The overpriced dollar means that real employment is something like 65%, which is obviously bad for the average American in fly-over country. Why do you think they elected Trump?

      There are many ways for a globally dominant dollar to not cause these kind of social problems in the US. The problem is the the Fed acts like they have no idea what is going on, and the Executive branch has (ahem) other priorities.

      If Trump fails to be re-elected, it would be because he was not radical enough.

  19. CoCosAB says:

    How long can the US dollar maintain its status as the global reserve currency and as global hegemon?

    Easy one!

    As long as the US has more than 20 military bases around the Planet.

  20. Iamafan says:

    WTO: World merchandise exports totalled US$ 19.48 trillion, up 10% from the previous year.

    US: We will auction more than $12 trillion this year.

    If this isn’t world inflation (of debt), then what is?

    Why has world trade grown faster than world output? Between 1980 and 2002, world trade has more than tripled while world output has ‘only’ doubled? Good question. Because we don’t even have to PRINT money, it’s mostly digital zeros.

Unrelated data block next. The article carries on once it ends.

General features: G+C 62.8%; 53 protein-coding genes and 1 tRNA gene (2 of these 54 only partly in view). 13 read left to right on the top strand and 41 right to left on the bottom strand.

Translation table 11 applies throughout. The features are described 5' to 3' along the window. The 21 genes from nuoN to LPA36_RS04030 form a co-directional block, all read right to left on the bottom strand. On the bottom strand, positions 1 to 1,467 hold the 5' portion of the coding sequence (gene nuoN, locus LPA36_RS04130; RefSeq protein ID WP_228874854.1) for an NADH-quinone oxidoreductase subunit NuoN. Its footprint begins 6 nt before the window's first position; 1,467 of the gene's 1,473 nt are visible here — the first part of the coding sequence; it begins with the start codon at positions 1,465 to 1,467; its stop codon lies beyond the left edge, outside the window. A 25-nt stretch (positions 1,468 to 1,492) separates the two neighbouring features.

21. Jack says:

    See that graph there, yes there! Aha yup where the dip is 1991!

    Do you need more to explain what’s holding the dollar as a reserve currency still?

    I’ll leave the conclusion to you.
    Go back and study the history of how international trade and economic relations between nations play out.

    Still need more clues?

    • CoCosAB says:

      Jan 17 1991 – Iraq fires 8 Scud missiles on Israel

      Jan 17 1991 – Operation Desert Storm begins, with US-led coalition forces bombing Iraq, during the Gulf War

      Again… paper monetary empires don’t last long without militar threat and war!